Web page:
OPINION: Businesses open up about staff and supply shortages

With supplies and staff often in short supply, some area businesses facing these pandemic-based problems are sharing their worries with the public and asking for support.

Hector Samuel, the owner of Tap & Vine on Quinnipiac Street in Wallingford, posted on social media last week saying the eatery could close if he couldn’t hire a chef and a line cook soon. “As you all know, there are labor shortages in all areas of the economy,” he wrote on the restaurant’s Facebook page.

it’s been reported that Samuel’s plea was heard and he’ll be able to hire and train new kitchen staff with only a brief closure.

He and other local restaurateurs told Record-Journal reporter Mary Ellen Godin that in addition to a shortage of bartenders, cooks and servers, supply shortages have further squeezed the industry. 

“It’s been a challenge for a long time and it’s pandemic-related,” said Michael Tiscia, owner of Michael’s Trattoria, in Wallingford.

Increasing wages, cutting back on hours, even shutting down temporarily are among the strategies eateries have tried. But influences have worked against them, such as extended unemployment benefits and childcare issues as schools went virtual.

Anthony Jacks Wood Fired Grill, on Center Street in Southington, kept its doors open and did a good takeout business, but co-owner Cheryl Moran said “it’s definitely something that affected us.”

The combination of challenges in the business will likely force Anthony Jacks to raise prices for the first time in four years, Moran said.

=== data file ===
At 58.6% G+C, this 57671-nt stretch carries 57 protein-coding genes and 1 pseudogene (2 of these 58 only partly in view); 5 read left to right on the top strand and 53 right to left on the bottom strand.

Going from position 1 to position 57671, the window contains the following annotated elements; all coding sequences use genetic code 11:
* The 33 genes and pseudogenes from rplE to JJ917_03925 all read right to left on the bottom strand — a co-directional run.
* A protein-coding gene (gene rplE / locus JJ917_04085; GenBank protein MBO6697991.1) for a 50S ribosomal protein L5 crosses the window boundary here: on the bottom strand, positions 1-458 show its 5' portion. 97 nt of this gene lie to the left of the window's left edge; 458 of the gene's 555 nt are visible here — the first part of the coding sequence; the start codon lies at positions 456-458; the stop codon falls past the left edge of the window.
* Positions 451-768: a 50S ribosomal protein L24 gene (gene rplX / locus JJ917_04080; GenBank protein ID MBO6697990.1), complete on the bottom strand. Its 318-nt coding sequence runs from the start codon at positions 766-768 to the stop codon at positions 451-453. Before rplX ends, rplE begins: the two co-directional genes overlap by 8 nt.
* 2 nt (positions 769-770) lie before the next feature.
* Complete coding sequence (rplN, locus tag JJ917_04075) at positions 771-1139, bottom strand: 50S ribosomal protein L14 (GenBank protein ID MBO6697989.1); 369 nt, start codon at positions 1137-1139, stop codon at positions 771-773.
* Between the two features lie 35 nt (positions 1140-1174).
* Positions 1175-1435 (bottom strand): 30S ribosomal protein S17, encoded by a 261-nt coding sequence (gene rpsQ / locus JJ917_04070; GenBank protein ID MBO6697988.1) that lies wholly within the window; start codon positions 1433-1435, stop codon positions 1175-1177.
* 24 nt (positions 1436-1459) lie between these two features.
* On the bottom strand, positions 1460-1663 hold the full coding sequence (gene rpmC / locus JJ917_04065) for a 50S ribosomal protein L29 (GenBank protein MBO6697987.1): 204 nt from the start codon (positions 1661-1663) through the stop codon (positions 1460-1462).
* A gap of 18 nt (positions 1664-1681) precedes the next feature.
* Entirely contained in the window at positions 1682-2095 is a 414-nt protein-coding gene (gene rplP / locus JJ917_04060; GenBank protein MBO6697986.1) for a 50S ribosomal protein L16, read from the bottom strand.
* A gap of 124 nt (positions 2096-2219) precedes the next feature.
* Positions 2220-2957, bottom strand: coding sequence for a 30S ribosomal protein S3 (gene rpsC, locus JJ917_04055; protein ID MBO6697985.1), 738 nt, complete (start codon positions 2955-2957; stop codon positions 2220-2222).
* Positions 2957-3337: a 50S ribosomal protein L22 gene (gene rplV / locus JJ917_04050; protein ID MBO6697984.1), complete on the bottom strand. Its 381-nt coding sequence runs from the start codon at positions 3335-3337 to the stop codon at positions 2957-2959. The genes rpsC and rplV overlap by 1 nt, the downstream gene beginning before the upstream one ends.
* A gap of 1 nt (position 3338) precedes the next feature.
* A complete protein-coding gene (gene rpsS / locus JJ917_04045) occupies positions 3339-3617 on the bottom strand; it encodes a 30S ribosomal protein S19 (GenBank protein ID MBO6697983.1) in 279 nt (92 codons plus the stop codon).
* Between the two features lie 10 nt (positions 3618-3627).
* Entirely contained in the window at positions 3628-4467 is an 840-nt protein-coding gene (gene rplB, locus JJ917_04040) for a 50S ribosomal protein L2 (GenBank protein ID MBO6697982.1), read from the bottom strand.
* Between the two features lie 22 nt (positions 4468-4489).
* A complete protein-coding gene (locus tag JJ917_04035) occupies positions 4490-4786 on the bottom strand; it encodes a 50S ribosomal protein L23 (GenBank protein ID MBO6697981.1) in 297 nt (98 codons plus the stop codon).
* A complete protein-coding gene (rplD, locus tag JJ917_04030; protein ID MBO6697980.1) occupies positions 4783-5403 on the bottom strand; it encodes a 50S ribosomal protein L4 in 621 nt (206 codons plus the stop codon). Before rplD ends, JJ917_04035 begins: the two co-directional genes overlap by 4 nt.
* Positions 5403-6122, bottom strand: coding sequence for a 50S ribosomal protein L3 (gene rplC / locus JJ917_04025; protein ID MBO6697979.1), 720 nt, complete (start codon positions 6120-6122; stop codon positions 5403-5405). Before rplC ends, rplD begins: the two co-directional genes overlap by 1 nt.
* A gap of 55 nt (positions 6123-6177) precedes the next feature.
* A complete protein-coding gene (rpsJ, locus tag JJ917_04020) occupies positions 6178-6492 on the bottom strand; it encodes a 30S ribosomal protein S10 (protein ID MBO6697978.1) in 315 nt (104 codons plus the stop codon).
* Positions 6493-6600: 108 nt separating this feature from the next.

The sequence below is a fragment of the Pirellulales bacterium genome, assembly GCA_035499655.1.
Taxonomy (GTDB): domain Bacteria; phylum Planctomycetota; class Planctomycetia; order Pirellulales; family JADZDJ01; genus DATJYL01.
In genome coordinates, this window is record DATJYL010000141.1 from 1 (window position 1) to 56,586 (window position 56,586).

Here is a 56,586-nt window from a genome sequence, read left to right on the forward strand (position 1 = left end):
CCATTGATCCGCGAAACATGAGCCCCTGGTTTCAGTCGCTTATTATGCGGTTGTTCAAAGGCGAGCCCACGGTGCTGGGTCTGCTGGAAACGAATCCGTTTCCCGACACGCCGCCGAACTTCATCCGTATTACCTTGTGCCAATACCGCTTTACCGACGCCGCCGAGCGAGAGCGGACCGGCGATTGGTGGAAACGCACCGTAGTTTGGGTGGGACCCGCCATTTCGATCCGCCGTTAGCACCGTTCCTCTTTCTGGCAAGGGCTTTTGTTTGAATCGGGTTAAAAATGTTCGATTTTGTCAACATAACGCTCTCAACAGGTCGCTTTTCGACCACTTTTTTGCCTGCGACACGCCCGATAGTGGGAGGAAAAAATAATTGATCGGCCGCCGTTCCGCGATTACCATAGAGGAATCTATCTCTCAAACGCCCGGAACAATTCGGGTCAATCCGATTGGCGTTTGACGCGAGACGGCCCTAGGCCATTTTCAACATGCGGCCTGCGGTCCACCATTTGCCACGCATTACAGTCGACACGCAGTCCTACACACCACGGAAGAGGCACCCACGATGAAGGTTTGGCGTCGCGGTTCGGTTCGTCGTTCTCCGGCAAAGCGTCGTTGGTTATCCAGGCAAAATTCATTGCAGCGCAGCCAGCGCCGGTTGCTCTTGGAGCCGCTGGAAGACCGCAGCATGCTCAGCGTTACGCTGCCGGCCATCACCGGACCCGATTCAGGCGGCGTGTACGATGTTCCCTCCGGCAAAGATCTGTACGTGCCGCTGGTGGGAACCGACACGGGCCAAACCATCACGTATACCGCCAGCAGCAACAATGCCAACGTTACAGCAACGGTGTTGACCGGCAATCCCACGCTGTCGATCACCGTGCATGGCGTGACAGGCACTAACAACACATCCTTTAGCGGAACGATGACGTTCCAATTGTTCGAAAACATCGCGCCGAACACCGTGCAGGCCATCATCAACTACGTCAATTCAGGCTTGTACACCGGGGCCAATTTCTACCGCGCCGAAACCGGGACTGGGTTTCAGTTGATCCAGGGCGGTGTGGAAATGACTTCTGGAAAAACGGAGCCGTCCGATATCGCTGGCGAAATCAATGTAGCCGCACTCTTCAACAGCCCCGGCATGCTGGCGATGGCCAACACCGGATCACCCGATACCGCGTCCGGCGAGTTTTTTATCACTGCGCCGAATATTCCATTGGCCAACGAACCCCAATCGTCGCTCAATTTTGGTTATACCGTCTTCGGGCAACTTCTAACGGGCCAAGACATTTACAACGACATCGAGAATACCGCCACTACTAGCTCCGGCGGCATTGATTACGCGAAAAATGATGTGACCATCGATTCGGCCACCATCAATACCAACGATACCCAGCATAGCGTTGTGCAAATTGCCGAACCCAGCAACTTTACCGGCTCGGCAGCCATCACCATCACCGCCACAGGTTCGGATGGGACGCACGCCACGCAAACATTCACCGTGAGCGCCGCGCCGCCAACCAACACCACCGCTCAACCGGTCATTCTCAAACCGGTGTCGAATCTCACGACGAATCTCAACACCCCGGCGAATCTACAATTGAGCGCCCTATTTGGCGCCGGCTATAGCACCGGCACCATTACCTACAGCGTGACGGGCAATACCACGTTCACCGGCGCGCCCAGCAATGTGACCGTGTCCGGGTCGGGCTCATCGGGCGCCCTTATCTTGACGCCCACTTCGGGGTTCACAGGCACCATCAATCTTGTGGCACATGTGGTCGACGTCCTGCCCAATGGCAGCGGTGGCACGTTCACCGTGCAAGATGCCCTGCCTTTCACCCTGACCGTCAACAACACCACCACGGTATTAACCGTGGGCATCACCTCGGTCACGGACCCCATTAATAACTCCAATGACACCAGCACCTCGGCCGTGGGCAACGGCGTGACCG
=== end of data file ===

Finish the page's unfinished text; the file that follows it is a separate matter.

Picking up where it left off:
Michael Lariviere, owner of Westbrook Lobster, in Wallingford, also talked about trouble hiring staff. “But all guests realize what’s going on. They’re very patient and understanding,” he said.

In a story about furniture sales, Record-Journal reporter Jessica Simms spoke with store owners who told of similar struggles and how they’re coping.

 “It is taking a long time to order furniture so our customers are very patient and they understand that it’s not going to be a short period of time waiting for furniture anymore,” said Pamela DePaolo, one of the owners of DePaolo Furniture in Southington.

Wait times vary, but can be as long as five months or more. According to the Associated Press, the industry can’t find workers and is experiencing problems obtaining materials and truckers, too.

 “There’s a global shortage of foams and fibers and fabric,” DePaolo said. “Then you have your supply chain. The trucking companies are having trouble finding full-time drivers.”

Matt Lagana, owner of Liberty Lagana Furniture in Meriden, said he continued to order stock at the start of the pandemic and can often meet orders quickly.  

Still, he said it’s important that customers know early on if there will be a wait period. “It’s just being honest with your customers,” Lagana said. “If somebody comes in and they want to order something that’s on back order for three months, you’ve got to tell them that.”

These local businesses have been resourceful, tenacious and adaptable, weaving their way through the many recent crises that have impacted their ability to deliver.

Those are valuable qualities. Perhaps even more important is their willingness to be honest with customers, asking for patience and even asking for help in finding solutions.

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